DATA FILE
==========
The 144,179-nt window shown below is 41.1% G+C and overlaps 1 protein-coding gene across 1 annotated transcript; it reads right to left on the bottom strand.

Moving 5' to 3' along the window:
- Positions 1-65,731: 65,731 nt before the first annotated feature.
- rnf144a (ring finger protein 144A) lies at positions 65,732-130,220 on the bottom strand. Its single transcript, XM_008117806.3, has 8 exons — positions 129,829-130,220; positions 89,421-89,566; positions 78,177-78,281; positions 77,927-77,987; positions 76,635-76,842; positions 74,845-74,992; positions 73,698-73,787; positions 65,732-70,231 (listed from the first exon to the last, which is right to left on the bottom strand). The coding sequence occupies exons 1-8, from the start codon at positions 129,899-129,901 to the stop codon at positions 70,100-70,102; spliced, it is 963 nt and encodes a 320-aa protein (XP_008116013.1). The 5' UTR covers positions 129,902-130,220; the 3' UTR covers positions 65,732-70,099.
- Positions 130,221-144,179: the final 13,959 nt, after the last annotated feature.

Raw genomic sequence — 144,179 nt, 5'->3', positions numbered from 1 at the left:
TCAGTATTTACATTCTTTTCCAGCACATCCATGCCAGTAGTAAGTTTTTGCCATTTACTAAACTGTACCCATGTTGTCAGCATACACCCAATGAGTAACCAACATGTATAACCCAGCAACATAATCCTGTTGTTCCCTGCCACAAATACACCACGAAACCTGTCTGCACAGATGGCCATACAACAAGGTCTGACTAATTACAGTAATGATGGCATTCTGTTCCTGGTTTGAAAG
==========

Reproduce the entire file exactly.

The 144,179-nt window shown below is 41.1% G+C and overlaps 1 protein-coding gene across 1 annotated transcript; it reads right to left on the bottom strand.

Moving 5' to 3' along the window:
- Positions 1-65,731: 65,731 nt before the first annotated feature.
- rnf144a (ring finger protein 144A) lies at positions 65,732-130,220 on the bottom strand. Its single transcript, XM_008117806.3, has 8 exons — positions 129,829-130,220; positions 89,421-89,566; positions 78,177-78,281; positions 77,927-77,987; positions 76,635-76,842; positions 74,845-74,992; positions 73,698-73,787; positions 65,732-70,231 (listed from the first exon to the last, which is right to left on the bottom strand). The coding sequence occupies exons 1-8, from the start codon at positions 129,899-129,901 to the stop codon at positions 70,100-70,102; spliced, it is 963 nt and encodes a 320-aa protein (XP_008116013.1). The 5' UTR covers positions 129,902-130,220; the 3' UTR covers positions 65,732-70,099.
- Positions 130,221-144,179: the final 13,959 nt, after the last annotated feature.

Raw genomic sequence — 144,179 nt, 5'->3', positions numbered from 1 at the left:
TCAGTATTTACATTCTTTTCCAGCACATCCATGCCAGTAGTAAGTTTTTGCCATTTACTAAACTGTACCCATGTTGTCAGCATACACCCAATGAGTAACCAACATGTATAACCCAGCAACATAATCCTGTTGTTCCCTGCCACAAATACACCACGAAACCTGTCTGCACAGATGGCCATACAACAAGGTCTGACTAATTACAGTAATGATGGCATTCTGTTCCTGGTTTGAAAG